Dwarf Fortress - Housing Level
Learning Curve

As the above-right picture shows, DF has a very steep learning curve. Ultimately, the game rewards how much time and effort you spend reading, planing and designing. Dwarfs don't need to be micro-managed all the time and most will go about their daily duties without much hassle. Military action on the other hand does take some time to master; during battle, a new player might find their military units wiped out while an expert wouldn't lose a single dwarf. Experience, proper training and equipment will lead your dwarf armies to victory - dwarfs are built for battle and hardship.

Playing DF can often be humorous, but sometimes quite uncomfortable. You will never forget the first time you butcher a kitten or puppy and you'll be surprised at how mundane butchering cute animals will become in the future. Butchering animals provides precious food, leather and bone. Morality is definitely relative to your situation when playing DF. Dwarfs are created with their own personality and their own likes and dislikes. Dwarfs can become depressed, even suicidal or insane. When tragedy strikes or their favorite drink is out of stock the dwarf psyche will be effected. Depression can spiral out of control and maintaining dwarven happiness is another gameplay element. Happy dwarfs are productive dwarfs.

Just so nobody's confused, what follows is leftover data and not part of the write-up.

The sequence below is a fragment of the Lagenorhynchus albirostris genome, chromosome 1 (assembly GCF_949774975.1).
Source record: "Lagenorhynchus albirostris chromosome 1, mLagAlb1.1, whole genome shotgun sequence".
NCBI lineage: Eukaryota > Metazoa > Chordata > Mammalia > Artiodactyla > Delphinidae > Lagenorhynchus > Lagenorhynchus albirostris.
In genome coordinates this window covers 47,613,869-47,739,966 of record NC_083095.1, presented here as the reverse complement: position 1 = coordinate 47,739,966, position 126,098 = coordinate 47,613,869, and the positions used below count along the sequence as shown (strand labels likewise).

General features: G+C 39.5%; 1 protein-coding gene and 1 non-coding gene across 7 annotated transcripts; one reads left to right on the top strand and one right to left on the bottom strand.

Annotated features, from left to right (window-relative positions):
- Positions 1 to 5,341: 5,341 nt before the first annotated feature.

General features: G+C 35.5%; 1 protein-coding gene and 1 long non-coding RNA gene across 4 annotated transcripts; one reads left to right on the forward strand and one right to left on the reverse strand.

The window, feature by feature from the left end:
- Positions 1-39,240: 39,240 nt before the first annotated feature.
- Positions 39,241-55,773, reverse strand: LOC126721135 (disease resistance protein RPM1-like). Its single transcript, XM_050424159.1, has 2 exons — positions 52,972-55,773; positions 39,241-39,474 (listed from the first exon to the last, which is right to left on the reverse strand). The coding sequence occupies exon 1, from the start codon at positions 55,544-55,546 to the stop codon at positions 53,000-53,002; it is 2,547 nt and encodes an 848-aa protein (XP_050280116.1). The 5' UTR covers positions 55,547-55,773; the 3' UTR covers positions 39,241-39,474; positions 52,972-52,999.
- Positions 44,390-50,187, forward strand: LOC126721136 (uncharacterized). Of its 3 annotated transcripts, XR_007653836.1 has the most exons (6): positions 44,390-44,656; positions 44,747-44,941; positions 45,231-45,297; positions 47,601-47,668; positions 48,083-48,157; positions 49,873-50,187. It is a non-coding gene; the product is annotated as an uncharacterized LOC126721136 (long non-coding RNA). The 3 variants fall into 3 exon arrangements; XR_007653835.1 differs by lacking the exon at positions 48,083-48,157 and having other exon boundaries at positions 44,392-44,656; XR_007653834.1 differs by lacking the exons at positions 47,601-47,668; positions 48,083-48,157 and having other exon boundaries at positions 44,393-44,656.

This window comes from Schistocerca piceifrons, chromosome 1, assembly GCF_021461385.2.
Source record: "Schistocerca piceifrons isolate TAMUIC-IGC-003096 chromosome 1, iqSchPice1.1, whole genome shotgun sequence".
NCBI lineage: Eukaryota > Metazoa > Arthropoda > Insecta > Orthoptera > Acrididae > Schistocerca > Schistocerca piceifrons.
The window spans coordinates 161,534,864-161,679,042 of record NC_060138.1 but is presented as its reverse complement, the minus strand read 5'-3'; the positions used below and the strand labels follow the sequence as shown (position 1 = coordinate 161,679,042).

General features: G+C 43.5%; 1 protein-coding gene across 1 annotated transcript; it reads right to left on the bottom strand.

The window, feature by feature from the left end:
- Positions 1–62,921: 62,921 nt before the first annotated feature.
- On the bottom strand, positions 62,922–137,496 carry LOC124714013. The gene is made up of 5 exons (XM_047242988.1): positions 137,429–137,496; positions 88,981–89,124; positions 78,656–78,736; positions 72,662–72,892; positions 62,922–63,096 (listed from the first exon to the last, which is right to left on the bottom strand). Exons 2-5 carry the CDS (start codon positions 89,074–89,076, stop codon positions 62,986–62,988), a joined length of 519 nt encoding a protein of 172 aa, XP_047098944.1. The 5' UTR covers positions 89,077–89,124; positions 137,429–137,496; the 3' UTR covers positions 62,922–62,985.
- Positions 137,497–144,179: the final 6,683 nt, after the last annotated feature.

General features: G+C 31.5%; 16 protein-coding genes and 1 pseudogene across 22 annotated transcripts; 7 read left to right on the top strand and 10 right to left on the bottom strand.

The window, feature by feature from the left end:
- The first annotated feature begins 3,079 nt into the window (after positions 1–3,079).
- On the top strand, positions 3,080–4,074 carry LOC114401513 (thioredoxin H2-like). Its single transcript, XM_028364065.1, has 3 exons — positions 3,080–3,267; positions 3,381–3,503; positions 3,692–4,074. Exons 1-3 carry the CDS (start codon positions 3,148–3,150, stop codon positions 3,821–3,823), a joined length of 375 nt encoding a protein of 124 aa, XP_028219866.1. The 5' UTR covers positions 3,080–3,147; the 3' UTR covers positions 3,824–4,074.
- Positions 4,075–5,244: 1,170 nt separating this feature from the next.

Depending on your creativity, you may eventually start a mega-structure or project. A massive arena pitting monsters vs goblins, a huge castle or tower, massive water or magma works, mazes, air fortresses and much more. The sky(or your imagination) is the limit on what constructions you want to build. Be careful though, dealing with magma and water can lead to "unexpected consequences" and a magma flooded fort could be game over.

DF is an epic game, its depth is extraordinary, even by roguelike standards, and many hours of joy, laughter and sadness can be experienced playing the game. DF allows you to craft your own tale and personal storytelling is a defining feature. This review barely touches on most of DF's features - there are just too many for a short review. DF still has a few bugs here and there, but nothing game breaking; new features are also added and refined every few months. 

DF is free and available on Windows, Linux and Mac with ASCII tilesets here. Personally, I like using the LazyNewbPack for windows available here. The LazyNewbPack speeds up the time to configure a new game of DF and includes a few popular graphical tilesets.

Strike the earth!


  1. ha ha that picture of the learning curve is so true!

  2. You forgot to mention Adventure Mode as well as Legends Mode! D: I only play Adventure Mode.

  3. I did forget to mention adventure and legend mode. I think DF is enough for one review. I'll probably go back and review those modes later. I might go back and do another rogue survivor review featuring zombie play too.

  4. Toady one... not "Today" one

  5. Thanks, Anon. Updated to Toady.